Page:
?

Log in

No account? Create an account

Previous Entry | Next Entry

Originally published at Rodney's Blog. Please leave any comments there.

machame-route-kilimanjaro-map-i4

“It’s only 139 meters up” I tell myself. I’ve made it to Stella Point by physical strength and with only 40 minutes of work, I rationalise to myself that I can get to Uhuru Peak on my own, just as I gotten to this point.

After all, Kilimanjaro might be an experience where you climb in groups or with friends, but like I said earlier, only you can get you up the mountain.

So with that frame of time, I leave Stella Point on the way to Uhuru Peak. Christina is progressing at a good clip and I have no doubt she’ll hit Uhuru Peak in under 40 minutes. I however, am I different story.

The journey starts off well, but after 20 minutes I am quite simply out of energy. After 30 minutes of walking I am covered only about half of the distance needed (whereas I should be at the end of my journey). I can see the sign for Uhuru Peak, but it starts to look too far away. All I know is that I must keep moving. Inertia! If I as an object rest then I know that is the end of my journey. I won’t have enough strength to make it to what seems the really short distance to the peak.

And then humbling moment #1 happens.

Ashard (our guide) took my hiking poles, had me hold on to the straps of his backpack, and litterally for about 200 meters pulled me along, forcing me to take bigger steps so that I would get to the summit sooner. I hadn’t asked for help, but it was clear that I needed it. And besides already carrying my backpack within his own backpack, he literally pulled me along until I could take big steps on my own.

And within 15 minutes I am back to my slow pace. The tank is empty. The peak is visible, but I really don’t know if I can make it. Rather, I think I can make it, but although the Peak is only a 10 minutes walk away, I figure I will need about 20-25 minutes since I am back to taking small steps as that is all of the energy I have.

And then humbling moment #2 happens.

Christina, seeing how I am struggling to keep a good pace, comes to me, puts my arm around her shower, says “come on Kili Buddy, we are almost there”, and helps me by walking with me until we are almost the peak area. Christina had her own issues (a sore ankle) and could have made it to the peak and been taking photos whilst I was still on the way there. But she decided to help a friend first.

IMG_6695 (Small)

It was then that the realisation came to me that the journey to the peak had never been in isolation. There were people on the trek with me who believed in me and wanted me to succeed as much as I wanted to.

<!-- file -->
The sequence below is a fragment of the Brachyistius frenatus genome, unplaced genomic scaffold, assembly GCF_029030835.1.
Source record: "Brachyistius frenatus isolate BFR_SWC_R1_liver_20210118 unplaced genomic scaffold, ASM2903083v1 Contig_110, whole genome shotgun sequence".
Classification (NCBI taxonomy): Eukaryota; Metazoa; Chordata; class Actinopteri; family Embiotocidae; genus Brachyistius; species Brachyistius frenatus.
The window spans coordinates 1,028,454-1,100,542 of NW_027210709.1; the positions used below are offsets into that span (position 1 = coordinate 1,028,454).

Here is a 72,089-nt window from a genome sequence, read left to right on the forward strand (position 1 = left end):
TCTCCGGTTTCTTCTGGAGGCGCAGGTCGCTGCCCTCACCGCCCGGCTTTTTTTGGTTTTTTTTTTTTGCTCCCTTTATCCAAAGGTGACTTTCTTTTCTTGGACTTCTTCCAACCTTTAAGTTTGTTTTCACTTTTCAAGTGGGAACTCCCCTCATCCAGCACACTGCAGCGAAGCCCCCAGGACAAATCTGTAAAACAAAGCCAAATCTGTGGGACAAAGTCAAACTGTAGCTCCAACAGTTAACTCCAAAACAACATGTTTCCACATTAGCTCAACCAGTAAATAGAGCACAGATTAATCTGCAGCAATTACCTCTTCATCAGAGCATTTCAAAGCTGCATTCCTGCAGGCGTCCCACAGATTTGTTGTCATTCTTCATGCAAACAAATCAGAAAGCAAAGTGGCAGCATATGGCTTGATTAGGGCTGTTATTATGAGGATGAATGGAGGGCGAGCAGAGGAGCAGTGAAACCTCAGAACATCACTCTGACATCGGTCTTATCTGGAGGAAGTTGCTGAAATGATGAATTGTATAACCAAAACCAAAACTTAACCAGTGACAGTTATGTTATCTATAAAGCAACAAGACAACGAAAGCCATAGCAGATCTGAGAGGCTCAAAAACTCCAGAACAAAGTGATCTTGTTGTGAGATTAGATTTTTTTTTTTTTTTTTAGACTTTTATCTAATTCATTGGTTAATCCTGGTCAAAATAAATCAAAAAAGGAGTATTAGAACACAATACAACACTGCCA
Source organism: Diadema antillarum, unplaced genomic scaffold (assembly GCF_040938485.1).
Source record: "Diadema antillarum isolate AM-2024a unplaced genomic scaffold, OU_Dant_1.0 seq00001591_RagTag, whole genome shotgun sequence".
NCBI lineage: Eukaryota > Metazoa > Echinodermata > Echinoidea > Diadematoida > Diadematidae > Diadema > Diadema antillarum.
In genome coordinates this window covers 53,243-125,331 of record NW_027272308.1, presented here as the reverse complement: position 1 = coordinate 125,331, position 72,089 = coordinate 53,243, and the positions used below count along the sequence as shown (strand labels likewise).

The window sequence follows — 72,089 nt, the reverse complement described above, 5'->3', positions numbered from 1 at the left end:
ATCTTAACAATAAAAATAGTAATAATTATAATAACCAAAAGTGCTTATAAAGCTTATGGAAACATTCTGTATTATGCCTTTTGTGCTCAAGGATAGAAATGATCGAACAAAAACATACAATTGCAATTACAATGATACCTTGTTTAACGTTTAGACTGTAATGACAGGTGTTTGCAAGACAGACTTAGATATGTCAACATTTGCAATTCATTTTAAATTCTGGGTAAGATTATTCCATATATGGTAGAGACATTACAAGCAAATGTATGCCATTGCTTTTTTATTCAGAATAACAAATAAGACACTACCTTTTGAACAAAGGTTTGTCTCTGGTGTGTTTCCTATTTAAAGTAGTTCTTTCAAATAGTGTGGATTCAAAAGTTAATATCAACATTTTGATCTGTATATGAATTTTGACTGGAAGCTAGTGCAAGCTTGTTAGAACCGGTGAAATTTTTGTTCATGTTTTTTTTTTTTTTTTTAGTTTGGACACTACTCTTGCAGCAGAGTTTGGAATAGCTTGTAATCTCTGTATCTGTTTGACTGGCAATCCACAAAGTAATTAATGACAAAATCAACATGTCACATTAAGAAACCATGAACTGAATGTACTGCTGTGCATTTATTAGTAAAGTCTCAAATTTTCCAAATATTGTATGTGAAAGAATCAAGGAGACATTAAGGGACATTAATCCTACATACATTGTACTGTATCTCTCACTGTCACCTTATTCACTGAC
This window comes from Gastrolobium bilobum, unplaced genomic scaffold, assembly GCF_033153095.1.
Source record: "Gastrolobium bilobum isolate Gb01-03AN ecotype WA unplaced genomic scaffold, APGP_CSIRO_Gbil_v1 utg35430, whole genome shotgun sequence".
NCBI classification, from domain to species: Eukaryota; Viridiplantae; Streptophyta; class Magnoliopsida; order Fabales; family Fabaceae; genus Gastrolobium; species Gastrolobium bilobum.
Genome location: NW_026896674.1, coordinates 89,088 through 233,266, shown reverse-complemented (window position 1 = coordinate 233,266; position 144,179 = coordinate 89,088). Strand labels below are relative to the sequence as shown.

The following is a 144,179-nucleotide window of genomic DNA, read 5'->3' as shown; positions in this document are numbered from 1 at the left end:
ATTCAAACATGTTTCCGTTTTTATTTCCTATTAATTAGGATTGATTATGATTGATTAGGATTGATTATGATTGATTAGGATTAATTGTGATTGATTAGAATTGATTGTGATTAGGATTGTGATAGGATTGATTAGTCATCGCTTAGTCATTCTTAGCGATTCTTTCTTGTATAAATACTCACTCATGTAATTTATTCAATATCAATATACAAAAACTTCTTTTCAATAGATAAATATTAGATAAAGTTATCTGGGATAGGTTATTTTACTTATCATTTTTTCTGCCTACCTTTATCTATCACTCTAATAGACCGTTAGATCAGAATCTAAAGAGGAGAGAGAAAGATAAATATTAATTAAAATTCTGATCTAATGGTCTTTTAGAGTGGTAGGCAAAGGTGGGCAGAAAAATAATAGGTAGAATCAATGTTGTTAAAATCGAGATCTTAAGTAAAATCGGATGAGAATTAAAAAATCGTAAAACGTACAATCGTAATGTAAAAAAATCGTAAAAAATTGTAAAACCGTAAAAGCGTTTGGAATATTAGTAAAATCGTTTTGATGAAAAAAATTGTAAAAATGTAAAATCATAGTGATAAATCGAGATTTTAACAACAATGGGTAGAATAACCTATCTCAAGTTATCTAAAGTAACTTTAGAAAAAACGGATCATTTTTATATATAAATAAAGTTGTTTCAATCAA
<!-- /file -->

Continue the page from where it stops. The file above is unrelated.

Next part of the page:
And sometimes, when the goal seems far away, all you need is a little help from a friend. Whilst the most important event of the trip was to reach Uhuru Peak, the best moment of the trip for me is captured in the picture with Christina.

Eventually, I got to the Uhuru Peak! I feeling of relief and happiness washes over me.
Finally, I sit down and give inertia a much needed rest. After 5 minutes or so to collect myself, we take pictures of the amazing views and I even find the energy to post a new video.


IMG_2413 (Small)IMG_6732 (Small)  IMG_2408 (Small) IMG_2404 (Small) IMG_6865 (Small) IMG_6830 (Small) IMG_6756 (Small) IMG_6754 (Small) IMG_6752 (Small) IMG_6693 (Small)

 What goes up must come down

So after a successful summit (!) which took around 8 hours, we must begin the descent down first to Barafu Camp for a short nap and quick lunch, and then continuing down to Mweka Camp. So basically we need to descend 2800m today.

Contrary to popular thoughts, going down a mountain is not as easy as it looks. It too takes energy. Energy which I had found as a result of reaching the summit. So I was on my way down and only lost focus for a moment when…

CRASH. I stumble and hit my knee against a pointy rock. It wasn’t bleeding and nothing seemed broken, but there was significant stiffness and swelling. It hurt to walk downwards as it applied pressure on my knee. Stupid idiot me! After being so very careful, to be so careless on the descent. The terrain we are descending down to reach Barafu Camp is steep in some places (good for knee), and rocky gravel and downward sloping in other places (very bad for knee). After a while it became apparent that my knee was agitated enough that I would have difficulty to get down the gravel parts. It wasn’t an emergency requiring evacuation or anything, but it certainly was inconvenient for the group. We should have been able to manage the descent to Barafu Camp in about 3-4 hours. But with my knee it took my 5-6 hours to hit Barafu Camp. At some points on the slippery gavel, Ashard and Frankie had to hold me up by my shoulders and we slid down the gravel. Hurt. Like. Hell. But it was necessary. We eventually made it back to Barafu Camp where I took a much needed nap and I could elevate my knee and apply a heat/pain patch to it. I also got some painkillers which worked wonders to reduce the inflammation and stiffness to help with the descent from Barafu to Mweka.

Christina’s sore ankle. My busted up knee, dry hacking cough due to the dust I had to eat, and tiredness were a small price to pay to make it to the summit.

We got to Mweke camp feeling excited and proud of ourselves (the journey down was scenic and we ran into Dino, Paul, and friends on the way down as they were doing the 6 day hike so we converged again). We had dinner, our evening briefing, and then literally we each went to our tents and passed out. It was sleep well earned.

And my final video blog featuring me.

 

IMG_2436 (Small) IMG_2435 (Small) IMG_2429 (Small) IMG_2428 (Small) IMG_2422 (Small) IMG_2421 (Small) IMG_2420 (Small) IMG_2440 (Small) IMG_2439 (Small)

Latest Month

June 2016
S M T W T F S
   1234
567891011
12131415161718
19202122232425
2627282930